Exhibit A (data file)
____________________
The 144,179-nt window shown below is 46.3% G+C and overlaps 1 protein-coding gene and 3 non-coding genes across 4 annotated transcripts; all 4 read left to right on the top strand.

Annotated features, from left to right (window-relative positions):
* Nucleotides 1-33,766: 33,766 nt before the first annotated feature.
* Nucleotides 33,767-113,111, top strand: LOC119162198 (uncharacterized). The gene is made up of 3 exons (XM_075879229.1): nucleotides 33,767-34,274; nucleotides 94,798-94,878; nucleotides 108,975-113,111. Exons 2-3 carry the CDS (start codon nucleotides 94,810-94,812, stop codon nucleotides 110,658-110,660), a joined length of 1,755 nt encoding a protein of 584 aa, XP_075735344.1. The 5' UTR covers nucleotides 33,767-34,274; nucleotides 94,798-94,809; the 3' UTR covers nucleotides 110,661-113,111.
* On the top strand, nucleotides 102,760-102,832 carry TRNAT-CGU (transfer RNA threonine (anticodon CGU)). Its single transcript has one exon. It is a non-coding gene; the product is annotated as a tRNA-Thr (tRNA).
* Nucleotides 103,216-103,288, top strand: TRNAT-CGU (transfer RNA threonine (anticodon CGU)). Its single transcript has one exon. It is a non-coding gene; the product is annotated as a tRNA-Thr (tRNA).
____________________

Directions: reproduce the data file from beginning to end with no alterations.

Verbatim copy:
The 144,179-nt window shown below is 46.3% G+C and overlaps 1 protein-coding gene and 3 non-coding genes across 4 annotated transcripts; all 4 read left to right on the top strand.

Annotated features, from left to right (window-relative positions):
* Nucleotides 1-33,766: 33,766 nt before the first annotated feature.
* Nucleotides 33,767-113,111, top strand: LOC119162198 (uncharacterized). The gene is made up of 3 exons (XM_075879229.1): nucleotides 33,767-34,274; nucleotides 94,798-94,878; nucleotides 108,975-113,111. Exons 2-3 carry the CDS (start codon nucleotides 94,810-94,812, stop codon nucleotides 110,658-110,660), a joined length of 1,755 nt encoding a protein of 584 aa, XP_075735344.1. The 5' UTR covers nucleotides 33,767-34,274; nucleotides 94,798-94,809; the 3' UTR covers nucleotides 110,661-113,111.
* On the top strand, nucleotides 102,760-102,832 carry TRNAT-CGU (transfer RNA threonine (anticodon CGU)). Its single transcript has one exon. It is a non-coding gene; the product is annotated as a tRNA-Thr (tRNA).
* Nucleotides 103,216-103,288, top strand: TRNAT-CGU (transfer RNA threonine (anticodon CGU)). Its single transcript has one exon. It is a non-coding gene; the product is annotated as a tRNA-Thr (tRNA).